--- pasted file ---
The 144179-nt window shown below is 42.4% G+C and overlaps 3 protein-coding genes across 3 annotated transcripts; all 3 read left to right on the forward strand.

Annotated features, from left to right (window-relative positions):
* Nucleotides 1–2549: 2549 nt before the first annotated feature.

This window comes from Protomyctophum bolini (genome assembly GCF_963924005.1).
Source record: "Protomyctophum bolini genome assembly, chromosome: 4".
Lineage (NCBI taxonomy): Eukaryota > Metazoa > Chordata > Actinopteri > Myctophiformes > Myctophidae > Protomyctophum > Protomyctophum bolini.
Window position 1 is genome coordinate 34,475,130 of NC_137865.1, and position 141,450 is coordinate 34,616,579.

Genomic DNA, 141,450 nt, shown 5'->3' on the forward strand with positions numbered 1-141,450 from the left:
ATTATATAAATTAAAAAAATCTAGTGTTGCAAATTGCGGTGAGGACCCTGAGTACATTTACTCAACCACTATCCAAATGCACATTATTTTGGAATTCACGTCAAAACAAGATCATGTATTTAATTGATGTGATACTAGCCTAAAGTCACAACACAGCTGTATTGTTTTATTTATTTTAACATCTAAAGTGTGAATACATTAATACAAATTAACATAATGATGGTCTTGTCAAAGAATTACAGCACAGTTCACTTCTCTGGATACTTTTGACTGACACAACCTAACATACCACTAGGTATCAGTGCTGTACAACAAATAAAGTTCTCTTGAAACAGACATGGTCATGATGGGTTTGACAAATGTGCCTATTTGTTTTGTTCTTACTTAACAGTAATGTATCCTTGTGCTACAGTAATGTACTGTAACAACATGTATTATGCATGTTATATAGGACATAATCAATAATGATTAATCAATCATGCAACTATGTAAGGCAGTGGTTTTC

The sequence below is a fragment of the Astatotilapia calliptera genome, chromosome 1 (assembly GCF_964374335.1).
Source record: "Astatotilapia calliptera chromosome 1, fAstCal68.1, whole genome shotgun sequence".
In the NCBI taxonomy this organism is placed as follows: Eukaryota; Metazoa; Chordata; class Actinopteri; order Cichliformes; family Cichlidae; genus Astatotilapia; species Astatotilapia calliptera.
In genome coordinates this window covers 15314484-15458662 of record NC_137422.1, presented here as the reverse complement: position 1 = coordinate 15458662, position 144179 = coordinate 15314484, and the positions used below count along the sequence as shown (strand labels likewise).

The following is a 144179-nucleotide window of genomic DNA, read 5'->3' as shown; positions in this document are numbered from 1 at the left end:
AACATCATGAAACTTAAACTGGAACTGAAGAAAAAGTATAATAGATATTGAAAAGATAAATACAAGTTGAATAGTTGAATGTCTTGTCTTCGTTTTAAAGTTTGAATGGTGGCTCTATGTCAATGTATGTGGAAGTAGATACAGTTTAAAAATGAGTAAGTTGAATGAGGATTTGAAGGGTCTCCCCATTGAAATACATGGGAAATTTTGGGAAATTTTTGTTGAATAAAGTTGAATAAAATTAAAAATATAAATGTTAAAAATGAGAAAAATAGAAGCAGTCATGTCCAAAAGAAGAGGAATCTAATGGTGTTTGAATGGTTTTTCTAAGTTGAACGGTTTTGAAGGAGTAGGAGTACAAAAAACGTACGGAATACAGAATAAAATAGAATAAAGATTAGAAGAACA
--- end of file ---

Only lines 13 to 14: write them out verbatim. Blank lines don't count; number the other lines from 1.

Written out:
In genome coordinates this window covers 15314484-15458662 of record NC_137422.1, presented here as the reverse complement: position 1 = coordinate 15458662, position 144179 = coordinate 15314484, and the positions used below count along the sequence as shown (strand labels likewise).

The following is a 144179-nucleotide window of genomic DNA, read 5'->3' as shown; positions in this document are numbered from 1 at the left end: